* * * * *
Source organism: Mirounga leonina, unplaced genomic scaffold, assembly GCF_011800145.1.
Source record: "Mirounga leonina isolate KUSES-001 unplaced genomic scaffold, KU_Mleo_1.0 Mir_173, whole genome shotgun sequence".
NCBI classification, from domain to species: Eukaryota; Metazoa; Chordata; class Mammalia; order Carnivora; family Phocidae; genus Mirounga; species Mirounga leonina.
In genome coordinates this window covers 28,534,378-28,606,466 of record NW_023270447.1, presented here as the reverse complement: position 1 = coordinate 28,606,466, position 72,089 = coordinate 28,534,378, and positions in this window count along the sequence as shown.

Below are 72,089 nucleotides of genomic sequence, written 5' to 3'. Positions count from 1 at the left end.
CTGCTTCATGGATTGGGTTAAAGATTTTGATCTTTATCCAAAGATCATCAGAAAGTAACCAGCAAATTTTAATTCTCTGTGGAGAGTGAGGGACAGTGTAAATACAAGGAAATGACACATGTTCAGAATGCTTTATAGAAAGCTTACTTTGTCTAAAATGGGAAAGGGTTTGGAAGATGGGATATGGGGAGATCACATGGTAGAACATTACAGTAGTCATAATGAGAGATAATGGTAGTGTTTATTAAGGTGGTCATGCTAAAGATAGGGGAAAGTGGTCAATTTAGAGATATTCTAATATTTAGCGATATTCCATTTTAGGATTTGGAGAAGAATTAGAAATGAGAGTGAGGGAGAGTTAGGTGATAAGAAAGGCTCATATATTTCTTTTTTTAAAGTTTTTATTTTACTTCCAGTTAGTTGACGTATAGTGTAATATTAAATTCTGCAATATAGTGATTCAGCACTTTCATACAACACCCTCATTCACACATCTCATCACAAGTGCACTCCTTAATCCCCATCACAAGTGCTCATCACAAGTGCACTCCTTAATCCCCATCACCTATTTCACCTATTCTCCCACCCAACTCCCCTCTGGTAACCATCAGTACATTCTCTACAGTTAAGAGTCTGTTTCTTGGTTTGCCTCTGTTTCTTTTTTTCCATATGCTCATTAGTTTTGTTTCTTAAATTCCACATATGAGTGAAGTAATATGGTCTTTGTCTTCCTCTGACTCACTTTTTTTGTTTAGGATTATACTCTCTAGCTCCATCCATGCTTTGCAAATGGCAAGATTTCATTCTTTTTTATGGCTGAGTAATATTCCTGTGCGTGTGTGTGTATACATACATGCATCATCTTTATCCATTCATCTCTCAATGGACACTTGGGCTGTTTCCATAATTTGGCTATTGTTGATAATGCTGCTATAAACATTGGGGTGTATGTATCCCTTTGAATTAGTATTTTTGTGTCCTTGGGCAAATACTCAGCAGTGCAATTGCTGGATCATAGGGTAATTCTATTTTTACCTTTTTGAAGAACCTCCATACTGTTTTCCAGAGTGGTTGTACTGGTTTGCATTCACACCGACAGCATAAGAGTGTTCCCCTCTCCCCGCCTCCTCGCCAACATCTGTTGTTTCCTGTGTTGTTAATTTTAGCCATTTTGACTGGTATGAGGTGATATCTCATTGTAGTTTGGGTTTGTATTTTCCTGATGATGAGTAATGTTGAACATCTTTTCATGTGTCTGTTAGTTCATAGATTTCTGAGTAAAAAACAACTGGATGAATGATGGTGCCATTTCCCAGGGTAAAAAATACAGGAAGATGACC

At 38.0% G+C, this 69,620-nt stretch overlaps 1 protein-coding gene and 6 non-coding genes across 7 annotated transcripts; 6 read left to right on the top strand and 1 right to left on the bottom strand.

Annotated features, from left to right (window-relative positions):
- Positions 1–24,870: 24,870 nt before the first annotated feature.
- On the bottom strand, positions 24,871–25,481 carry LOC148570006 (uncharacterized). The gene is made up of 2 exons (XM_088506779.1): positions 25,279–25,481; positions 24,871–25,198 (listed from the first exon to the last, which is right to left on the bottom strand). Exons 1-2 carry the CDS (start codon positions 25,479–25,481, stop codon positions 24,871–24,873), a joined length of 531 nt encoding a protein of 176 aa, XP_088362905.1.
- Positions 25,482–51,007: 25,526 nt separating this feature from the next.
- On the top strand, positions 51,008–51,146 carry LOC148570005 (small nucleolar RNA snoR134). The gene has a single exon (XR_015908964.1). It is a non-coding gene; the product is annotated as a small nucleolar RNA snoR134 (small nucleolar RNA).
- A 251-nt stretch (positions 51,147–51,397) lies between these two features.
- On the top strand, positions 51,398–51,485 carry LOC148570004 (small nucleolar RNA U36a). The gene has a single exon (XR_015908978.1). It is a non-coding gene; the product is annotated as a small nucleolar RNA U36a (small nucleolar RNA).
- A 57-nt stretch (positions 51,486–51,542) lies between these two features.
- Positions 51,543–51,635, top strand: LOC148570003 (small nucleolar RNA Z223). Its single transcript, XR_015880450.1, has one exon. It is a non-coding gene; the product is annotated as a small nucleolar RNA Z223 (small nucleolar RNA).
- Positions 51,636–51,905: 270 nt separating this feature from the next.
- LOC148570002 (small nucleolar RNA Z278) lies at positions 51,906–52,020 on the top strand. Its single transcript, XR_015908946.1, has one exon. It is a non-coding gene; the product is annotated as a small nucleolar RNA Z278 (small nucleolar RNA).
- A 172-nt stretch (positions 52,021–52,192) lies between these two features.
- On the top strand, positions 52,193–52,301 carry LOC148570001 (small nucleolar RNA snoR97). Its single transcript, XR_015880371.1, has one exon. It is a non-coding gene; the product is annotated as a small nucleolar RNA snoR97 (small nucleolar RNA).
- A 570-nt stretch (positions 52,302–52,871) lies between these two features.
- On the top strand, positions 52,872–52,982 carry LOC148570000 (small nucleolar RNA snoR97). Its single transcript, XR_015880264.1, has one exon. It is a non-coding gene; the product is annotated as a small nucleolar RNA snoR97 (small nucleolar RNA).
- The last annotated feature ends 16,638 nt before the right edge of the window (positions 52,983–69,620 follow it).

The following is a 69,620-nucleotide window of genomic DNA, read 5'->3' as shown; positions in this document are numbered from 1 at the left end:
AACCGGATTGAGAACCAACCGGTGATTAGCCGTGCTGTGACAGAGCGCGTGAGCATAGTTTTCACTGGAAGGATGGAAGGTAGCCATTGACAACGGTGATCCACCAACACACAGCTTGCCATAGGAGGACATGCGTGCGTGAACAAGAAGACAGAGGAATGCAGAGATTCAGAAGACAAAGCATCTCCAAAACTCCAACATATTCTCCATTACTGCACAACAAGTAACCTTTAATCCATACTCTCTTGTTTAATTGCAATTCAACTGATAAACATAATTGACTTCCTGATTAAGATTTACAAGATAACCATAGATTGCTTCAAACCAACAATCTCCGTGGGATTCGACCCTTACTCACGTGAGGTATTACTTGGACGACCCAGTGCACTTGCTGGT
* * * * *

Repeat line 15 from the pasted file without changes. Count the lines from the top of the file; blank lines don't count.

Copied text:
- A 57-nt stretch (positions 51,486–51,542) lies between these two features.